It’s been really evident since this article appeared that Wall Street really likes Google’s course of action here: its stock rose every day (until, of course, now I choose to link to it) from this article appearing.
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MacBook users outraged over ‘Staingate’ display damage » ZDNet

Adrian Kingsley-Hughes:

“We are a group of Apple customers that paid more than 2000 USD/EUR for a Macbook that is showing horrific stains in the screen,” writes the group on its website, Staingate.org.

“The stains can start as early as 7 months after the purchase. There is no clear pattern as to how it starts: some experience it in small spots around the edge, on other screens it appears in the middle as large patches.”

Apple claims that this is “cosmetic damage” and as such it is not covered by the warranty, leaving owners facing repair costs that can total up to $800.

The worst affected MacBooks appear to be those sold in 2013 but it seems that the problem dates back to 2009.

Seems to be a problem with the antiglare coating, as Kingsley-Hughes says. Currently over 3,000 people on the Staingate database. “Cosmetic”, perhaps, but cosmetic on the thing you look at all the time.
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Apple Watch, not dead yet » Re/code

Dawn Chmielweski:

To find another way to gauge the popularity of the Apple Watch, we consulted several veteran technology analysts with contacts in Apple’s manufacturing supply chain who claimed Slice’s data does not represent the whole market, and does not correspond to what they’re hearing from supplier sources.

Ben Bajarin of Creative Strategies said he is seeing production gain momentum, not decrease, as Apple moves into its September quarter. He has raised his own Apple Watch sales forecast based on research with suppliers, estimating Apple will sell 20m smartwatches this calendar year, up from his initial projection of 19m.

Information research firm IDC is hearing the same based on its ongoing source checks in the global manufacturing and supply chain. IDC said the Apple Watch appears to be selling as expected: Following an initial burst of interest from Apple enthusiasts, demand tapered off. But sales continue apace, and appear to be on track to reach about 21.2m units sold this year.

“What we’ve heard and what I’ve confirmed with other analysts is … [the Apple watch] is still growing,” said Ryan Reith, research director for IDC’s mobile devices team. “They’re expecting it to grow throughout the year.”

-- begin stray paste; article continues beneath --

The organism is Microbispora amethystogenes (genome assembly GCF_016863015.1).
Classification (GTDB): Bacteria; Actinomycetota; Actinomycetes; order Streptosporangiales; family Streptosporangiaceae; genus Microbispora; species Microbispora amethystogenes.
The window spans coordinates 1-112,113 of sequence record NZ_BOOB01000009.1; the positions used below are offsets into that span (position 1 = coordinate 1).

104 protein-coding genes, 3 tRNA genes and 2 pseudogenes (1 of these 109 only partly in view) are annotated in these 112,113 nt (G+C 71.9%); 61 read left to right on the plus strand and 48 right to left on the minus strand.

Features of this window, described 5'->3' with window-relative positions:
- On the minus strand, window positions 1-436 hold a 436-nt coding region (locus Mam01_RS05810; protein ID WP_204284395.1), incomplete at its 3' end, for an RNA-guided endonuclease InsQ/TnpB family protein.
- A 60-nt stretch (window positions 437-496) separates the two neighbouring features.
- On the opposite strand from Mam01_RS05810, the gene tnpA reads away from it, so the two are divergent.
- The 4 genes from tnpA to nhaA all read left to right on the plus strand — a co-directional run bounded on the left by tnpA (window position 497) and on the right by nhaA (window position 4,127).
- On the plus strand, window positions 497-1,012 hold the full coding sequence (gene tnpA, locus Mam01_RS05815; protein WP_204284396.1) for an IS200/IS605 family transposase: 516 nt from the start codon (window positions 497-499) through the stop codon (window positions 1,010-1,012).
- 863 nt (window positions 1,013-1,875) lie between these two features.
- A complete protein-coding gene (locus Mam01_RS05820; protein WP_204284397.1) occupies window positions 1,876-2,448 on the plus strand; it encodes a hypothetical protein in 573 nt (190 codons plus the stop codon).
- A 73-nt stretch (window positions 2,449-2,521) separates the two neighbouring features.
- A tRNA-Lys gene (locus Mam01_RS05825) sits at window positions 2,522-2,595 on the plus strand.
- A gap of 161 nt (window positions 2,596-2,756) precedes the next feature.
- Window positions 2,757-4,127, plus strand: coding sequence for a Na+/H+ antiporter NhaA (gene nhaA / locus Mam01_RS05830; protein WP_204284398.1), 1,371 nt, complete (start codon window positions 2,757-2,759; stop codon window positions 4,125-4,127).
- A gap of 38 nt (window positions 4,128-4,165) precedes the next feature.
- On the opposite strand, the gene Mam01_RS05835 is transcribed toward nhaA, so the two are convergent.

Wait to see how big the “Other” chunk is in Apple’s results next Tuesday, and how much changed from previous quarters.
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Have you been hacked? Take this quiz to find out » The New Republic

Has your information been compromised, perhaps without your knowing it? Only the hackers know, but perhaps this quiz can help.

Just answer yes – it’ll be quicker. (One of my emails is on this list. Sodding Adobe.) Or you could use the excellent Have I Been Pwned site, maintained by Troy Hunt.
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The web we have to save » Medium

Hossein Derakhshan, who was jailed in Iran for six years and only released seven months ago, on the changes he perceives:

the web started out by imitating books and for many years, it was heavily dominated by text, by hypertext. Search engines put huge value on these things, and entire companies — entire monopolies — were built off the back of them. But as the number of image scanners and digital photos and video cameras grows exponentially, this seems to be changing. Search tools are starting to add advanced image recognition algorithms; advertising money is flowing there.

But the Stream, mobile applications, and moving images: They all show a departure from a books-internet toward a television-internet. We seem to have gone from a non-linear mode of communication — nodes and networks and links — toward a linear one, with centralization and hierarchies.

The web was not envisioned as a form of television when it was invented. But, like it or not, it is rapidly resembling TV: linear, passive, programmed and inward-looking.